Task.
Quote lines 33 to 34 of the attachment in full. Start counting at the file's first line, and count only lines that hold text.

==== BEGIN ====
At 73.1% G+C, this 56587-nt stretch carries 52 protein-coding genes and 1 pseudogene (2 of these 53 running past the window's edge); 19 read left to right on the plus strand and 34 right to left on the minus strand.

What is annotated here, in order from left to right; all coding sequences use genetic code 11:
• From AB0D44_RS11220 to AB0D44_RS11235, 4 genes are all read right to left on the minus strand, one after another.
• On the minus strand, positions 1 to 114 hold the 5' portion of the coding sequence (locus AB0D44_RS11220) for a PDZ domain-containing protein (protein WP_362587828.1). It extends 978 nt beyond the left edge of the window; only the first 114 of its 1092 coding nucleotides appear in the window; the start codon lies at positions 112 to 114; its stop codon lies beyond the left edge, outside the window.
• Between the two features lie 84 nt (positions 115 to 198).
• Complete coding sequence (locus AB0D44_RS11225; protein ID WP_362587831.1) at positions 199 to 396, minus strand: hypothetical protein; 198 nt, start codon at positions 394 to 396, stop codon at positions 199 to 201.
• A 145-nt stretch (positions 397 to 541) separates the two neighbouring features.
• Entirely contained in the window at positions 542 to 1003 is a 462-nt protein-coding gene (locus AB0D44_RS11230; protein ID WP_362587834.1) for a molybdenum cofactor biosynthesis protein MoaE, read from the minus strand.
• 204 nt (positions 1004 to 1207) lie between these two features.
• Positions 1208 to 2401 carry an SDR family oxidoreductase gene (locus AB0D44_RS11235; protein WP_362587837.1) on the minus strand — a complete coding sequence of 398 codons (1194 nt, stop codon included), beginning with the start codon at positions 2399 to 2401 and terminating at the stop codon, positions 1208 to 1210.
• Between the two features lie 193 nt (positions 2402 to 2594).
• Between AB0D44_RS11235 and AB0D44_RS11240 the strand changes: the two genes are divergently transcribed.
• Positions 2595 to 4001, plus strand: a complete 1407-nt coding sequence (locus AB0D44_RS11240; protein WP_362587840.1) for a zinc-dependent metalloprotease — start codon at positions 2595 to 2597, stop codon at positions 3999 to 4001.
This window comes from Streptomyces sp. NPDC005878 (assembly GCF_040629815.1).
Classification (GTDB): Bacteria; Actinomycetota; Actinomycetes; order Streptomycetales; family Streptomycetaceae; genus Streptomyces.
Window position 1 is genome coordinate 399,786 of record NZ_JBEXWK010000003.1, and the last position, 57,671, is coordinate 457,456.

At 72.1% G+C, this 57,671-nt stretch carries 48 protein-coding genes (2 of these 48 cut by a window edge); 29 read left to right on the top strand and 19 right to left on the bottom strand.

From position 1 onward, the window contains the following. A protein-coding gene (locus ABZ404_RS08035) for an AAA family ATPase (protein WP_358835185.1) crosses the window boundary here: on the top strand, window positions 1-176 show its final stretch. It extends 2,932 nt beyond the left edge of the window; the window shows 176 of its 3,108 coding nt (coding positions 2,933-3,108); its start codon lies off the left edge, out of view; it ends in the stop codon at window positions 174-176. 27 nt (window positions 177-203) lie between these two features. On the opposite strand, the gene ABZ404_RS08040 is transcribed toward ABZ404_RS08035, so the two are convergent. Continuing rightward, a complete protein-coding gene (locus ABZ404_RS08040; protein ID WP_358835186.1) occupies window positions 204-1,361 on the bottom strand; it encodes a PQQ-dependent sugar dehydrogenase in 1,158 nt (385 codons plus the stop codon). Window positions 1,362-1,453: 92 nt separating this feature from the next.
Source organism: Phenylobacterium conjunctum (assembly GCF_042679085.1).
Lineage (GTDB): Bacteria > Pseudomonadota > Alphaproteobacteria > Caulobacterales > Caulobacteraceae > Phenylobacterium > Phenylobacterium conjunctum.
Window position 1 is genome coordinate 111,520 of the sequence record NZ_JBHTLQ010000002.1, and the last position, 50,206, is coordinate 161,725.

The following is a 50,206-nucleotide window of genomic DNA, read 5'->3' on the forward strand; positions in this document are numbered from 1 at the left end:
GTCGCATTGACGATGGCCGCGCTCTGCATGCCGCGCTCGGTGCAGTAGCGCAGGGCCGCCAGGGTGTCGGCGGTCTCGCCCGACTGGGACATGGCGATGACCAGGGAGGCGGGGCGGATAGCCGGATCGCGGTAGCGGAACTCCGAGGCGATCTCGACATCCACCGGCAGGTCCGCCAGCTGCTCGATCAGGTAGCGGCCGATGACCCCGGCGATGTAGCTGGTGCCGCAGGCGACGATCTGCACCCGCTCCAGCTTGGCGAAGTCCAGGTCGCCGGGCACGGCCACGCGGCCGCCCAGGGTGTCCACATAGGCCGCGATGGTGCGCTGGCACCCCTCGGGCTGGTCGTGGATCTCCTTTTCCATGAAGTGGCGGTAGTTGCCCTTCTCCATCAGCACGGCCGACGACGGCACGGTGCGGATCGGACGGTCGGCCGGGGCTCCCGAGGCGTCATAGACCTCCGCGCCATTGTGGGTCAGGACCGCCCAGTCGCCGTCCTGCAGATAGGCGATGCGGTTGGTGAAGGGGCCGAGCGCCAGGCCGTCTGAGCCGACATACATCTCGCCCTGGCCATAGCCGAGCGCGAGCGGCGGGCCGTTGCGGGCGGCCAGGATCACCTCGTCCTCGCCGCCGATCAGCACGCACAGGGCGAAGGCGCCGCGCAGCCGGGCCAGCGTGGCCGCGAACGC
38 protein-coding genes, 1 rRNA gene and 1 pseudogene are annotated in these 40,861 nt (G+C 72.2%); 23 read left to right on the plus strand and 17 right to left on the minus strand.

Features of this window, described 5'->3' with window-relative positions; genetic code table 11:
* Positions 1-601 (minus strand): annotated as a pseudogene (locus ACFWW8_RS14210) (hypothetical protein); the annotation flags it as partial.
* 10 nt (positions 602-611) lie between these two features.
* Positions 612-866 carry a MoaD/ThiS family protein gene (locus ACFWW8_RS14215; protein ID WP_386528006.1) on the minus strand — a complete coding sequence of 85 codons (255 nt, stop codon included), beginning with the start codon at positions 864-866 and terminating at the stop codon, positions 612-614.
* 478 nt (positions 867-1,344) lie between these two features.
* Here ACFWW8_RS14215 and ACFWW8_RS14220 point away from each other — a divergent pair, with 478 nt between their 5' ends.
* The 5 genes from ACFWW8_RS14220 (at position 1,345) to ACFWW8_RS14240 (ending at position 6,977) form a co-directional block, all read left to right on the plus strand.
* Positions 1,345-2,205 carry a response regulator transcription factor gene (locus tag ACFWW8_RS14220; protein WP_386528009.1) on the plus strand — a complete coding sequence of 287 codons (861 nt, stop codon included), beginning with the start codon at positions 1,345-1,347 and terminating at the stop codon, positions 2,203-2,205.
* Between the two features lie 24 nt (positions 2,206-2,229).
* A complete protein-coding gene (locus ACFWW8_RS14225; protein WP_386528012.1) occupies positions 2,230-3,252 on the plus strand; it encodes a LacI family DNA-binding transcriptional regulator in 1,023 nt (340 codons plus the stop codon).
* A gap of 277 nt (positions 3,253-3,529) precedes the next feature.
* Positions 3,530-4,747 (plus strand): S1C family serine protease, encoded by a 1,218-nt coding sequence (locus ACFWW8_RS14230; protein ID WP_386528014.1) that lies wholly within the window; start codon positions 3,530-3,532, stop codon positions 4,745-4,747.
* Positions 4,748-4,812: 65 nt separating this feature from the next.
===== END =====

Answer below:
* Between the two features lie 24 nt (positions 2,206-2,229).
* A complete protein-coding gene (locus ACFWW8_RS14225; protein WP_386528012.1) occupies positions 2,230-3,252 on the plus strand; it encodes a LacI family DNA-binding transcriptional regulator in 1,023 nt (340 codons plus the stop codon).